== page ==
Or, You'd Think We Would Guard Our Soul More Jealously
In direct response to a more or less civil discussion about Sharon Jones & the Dap Kings, in which many things were weighed and revealed among friends.
So here's a mix, put together with several things in mind. First of all, it's mainly to rebut the Sharon Jones crowd. Janelle Monae looks to different influences for the most part, and honestly she's not as pertinent to my concerns (sorry for gumming up a Janelle Monae post with my Sharon Jones anxieties, tho Outkast and their ilk have a long history of milking white folk Big Chill nostalgia for crossover success). Anyways: I stayed away from the Classics. That wouldn't be fair. A mix featuring the very best song from each of the artists represented here would be tasteless overkill. The biggest hit on the mix is probably the Aretha track, which was actually a B-side. (The version of "You're No Good" is the original by Dee Dee Warwick and did not chart.)
Also, I've purposely avoided simply overwhelming you with vocals, with the exception of the opening and closing tracks, which serve the purposes of 1) asserting Aretha Franklin's place in this discussion without leaning on one of her big tracks and 2) closing on a really strong, ahm, note from a singer who was never the star that her talent warranted. Most of the other vocals are certainly powerful (or at least interesting), but as often as not I've focused on songs, instrumentation, and production. I've stayed away from Motown and other Pop/Soul, as that isn't the sound Sharon Jones and the Dap Kings aim to recreate, generally. I also stopped short of Philly, as that takes us closer to funk than I'm generally comfortable with. I tried to draw from the late sixties and early seventies, since that's the sound you get from SJ&DK.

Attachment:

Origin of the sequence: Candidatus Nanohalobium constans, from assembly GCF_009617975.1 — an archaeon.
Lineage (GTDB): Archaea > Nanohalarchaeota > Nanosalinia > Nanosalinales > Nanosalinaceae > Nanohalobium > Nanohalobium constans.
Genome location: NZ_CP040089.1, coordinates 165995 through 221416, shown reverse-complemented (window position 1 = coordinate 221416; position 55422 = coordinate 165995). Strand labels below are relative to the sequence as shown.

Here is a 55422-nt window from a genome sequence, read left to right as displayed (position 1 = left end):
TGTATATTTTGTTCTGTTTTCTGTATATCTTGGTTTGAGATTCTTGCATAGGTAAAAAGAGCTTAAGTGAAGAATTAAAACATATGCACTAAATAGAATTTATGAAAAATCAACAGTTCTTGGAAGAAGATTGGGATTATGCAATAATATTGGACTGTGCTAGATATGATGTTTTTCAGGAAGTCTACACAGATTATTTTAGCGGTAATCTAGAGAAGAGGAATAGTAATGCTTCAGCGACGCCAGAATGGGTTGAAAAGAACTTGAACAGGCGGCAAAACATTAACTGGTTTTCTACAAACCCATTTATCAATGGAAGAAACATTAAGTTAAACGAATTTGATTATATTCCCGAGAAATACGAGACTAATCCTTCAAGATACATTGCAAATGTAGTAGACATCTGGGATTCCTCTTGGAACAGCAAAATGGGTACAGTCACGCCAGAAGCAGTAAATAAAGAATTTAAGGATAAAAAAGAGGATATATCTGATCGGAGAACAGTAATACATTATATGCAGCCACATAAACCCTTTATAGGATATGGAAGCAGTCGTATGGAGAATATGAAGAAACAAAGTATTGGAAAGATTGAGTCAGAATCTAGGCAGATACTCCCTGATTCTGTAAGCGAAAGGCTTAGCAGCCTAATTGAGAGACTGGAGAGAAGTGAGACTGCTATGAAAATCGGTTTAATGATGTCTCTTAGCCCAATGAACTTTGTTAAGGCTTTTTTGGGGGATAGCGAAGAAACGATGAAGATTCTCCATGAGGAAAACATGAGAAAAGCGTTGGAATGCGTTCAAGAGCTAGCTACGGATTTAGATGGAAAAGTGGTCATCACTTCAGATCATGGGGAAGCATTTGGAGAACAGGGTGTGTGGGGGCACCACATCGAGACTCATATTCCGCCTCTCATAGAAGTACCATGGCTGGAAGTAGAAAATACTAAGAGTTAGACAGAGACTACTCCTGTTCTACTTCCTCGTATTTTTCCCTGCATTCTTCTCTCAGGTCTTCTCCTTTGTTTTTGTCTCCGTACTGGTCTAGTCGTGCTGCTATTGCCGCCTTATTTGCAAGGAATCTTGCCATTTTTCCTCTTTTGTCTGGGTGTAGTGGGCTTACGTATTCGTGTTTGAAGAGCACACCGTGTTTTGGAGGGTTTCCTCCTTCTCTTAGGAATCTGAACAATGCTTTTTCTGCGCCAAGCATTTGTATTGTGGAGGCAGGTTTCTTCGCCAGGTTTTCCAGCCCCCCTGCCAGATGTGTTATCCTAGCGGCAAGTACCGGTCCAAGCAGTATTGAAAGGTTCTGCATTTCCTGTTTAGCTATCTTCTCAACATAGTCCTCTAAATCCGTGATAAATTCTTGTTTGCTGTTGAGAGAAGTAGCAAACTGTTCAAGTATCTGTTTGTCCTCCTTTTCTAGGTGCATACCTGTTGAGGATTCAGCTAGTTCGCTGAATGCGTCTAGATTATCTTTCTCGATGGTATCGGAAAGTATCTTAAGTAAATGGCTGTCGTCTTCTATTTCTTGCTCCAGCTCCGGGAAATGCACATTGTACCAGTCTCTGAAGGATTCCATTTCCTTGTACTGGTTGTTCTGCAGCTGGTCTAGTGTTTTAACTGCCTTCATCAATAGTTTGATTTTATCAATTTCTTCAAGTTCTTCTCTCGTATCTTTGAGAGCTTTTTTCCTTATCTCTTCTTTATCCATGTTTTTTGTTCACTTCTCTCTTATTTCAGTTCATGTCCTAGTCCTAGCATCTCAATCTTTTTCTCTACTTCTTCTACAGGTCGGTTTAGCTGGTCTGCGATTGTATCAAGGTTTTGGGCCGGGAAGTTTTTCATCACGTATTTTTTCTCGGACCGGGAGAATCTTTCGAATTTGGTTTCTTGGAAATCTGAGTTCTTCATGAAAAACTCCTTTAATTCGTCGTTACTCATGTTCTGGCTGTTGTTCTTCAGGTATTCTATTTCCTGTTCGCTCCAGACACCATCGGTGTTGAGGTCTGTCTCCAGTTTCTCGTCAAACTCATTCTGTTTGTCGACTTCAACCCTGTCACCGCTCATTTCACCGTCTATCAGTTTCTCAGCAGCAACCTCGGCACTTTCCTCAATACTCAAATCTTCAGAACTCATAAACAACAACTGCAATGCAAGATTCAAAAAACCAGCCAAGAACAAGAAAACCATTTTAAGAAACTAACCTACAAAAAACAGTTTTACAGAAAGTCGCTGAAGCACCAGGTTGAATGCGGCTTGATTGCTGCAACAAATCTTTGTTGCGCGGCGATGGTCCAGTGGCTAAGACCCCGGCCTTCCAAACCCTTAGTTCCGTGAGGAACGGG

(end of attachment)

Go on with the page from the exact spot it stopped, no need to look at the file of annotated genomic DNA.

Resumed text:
Nota bene: Although I personally believe that there are hundreds of vintage soul tracks that are better than anything SJ&DK have ever done, turning this discussion into one about quality misses the point, which concerned the politics of nostalgia and the problem of ahistorical music. SJ&DK are just fine. They obvs do good product. Only it's more marketing than music. "Vintage" packaging. A sound (a soul) built to be sold. I'm fine with artifice. I don't need truth in art, just honesty. This cynical marketing of "authenticity" frankly bores me. It's a Baudrillardian soul music, torn free of socio-political context. I just can't imagine that someone like Nelson George could possibly approve.
ALSO: Sharon Jones was 12 years old in 1970, which was around the time the kind of music she makes peaked. Aretha Franklin was 28 and had likely been fucking for over a decade.
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